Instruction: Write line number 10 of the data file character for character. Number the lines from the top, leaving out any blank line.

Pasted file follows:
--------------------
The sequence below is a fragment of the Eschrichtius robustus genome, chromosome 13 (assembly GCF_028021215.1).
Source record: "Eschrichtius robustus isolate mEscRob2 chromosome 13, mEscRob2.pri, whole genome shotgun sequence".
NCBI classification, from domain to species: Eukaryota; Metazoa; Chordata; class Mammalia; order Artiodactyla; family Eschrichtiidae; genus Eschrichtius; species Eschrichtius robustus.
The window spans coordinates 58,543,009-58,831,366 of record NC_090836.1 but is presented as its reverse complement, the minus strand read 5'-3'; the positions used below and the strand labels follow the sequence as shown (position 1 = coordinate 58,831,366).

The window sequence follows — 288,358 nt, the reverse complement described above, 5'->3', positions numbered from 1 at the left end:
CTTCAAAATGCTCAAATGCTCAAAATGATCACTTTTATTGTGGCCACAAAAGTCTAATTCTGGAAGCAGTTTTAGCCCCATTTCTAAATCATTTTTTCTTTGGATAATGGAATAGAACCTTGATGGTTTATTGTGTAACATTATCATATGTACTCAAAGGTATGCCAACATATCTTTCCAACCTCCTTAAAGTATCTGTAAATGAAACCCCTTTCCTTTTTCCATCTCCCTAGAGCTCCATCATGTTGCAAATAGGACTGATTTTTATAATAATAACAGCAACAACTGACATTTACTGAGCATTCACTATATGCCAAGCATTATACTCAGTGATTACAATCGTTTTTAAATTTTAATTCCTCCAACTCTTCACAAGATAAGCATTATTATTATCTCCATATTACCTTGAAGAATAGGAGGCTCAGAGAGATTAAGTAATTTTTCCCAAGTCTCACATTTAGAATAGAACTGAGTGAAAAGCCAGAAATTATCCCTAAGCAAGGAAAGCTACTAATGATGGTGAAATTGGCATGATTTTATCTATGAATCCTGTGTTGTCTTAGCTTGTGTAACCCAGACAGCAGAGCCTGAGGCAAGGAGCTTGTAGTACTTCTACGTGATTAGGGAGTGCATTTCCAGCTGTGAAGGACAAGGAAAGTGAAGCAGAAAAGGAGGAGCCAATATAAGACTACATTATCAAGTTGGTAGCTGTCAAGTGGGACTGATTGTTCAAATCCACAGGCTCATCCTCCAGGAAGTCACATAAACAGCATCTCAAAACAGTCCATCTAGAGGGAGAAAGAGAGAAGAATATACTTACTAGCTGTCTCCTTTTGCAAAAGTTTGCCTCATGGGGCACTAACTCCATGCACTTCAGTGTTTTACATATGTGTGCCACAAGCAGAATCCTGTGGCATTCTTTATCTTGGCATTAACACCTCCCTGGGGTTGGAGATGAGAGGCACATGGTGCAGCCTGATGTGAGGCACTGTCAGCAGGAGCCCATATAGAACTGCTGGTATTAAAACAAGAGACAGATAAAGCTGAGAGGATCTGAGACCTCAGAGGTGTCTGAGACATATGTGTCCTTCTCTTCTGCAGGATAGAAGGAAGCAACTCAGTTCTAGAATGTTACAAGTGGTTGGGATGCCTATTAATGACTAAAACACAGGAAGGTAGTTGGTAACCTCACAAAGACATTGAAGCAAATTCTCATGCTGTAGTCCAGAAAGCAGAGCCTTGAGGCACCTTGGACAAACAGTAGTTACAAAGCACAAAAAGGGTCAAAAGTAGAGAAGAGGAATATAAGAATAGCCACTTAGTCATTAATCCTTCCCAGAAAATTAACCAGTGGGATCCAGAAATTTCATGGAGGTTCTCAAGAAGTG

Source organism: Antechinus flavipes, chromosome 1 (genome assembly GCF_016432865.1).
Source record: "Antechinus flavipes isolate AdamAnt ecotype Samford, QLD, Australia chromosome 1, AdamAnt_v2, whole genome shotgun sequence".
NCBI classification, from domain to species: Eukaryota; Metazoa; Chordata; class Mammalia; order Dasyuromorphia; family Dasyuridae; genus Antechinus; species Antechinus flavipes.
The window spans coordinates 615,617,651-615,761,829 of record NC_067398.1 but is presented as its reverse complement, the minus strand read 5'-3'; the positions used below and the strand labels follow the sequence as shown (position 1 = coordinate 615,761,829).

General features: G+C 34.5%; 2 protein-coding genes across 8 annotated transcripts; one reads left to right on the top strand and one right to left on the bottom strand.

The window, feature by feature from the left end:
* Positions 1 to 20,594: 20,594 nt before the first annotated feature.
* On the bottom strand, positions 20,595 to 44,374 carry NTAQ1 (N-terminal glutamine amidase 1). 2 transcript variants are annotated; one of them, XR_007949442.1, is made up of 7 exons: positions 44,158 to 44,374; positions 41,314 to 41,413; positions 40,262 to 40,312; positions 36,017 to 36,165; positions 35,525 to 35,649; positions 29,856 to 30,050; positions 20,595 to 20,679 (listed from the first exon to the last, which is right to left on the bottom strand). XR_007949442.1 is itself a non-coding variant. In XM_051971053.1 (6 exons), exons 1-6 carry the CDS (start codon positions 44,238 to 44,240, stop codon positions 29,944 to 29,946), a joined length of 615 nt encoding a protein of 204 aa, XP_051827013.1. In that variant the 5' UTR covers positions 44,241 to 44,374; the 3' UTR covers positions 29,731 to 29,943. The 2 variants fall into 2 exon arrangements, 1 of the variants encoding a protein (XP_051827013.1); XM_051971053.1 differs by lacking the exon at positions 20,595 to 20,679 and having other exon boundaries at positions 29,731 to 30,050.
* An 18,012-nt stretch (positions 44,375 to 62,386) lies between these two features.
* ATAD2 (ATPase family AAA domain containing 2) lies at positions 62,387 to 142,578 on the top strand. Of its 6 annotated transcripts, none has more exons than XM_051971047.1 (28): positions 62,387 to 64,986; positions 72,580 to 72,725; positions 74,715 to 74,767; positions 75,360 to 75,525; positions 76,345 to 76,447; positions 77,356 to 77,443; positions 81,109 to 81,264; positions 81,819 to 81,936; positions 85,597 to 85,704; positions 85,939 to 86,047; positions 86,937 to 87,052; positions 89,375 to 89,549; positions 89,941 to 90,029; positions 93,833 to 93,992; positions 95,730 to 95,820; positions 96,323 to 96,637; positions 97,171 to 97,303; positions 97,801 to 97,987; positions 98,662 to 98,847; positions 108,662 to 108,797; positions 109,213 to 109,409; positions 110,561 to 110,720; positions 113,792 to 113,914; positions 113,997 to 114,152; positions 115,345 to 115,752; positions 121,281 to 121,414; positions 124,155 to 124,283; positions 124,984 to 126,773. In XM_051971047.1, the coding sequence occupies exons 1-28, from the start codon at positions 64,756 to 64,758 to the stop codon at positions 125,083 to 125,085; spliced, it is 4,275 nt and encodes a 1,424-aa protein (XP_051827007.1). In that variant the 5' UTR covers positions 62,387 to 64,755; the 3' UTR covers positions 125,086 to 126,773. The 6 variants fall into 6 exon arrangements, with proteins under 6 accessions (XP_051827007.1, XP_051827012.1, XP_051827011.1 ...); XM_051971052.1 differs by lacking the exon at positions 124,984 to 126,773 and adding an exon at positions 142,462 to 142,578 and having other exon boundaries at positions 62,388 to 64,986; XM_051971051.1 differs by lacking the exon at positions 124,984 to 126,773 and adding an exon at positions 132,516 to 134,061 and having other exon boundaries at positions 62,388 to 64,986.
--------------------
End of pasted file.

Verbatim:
The window spans coordinates 615,617,651-615,761,829 of record NC_067398.1 but is presented as its reverse complement, the minus strand read 5'-3'; the positions used below and the strand labels follow the sequence as shown (position 1 = coordinate 615,761,829).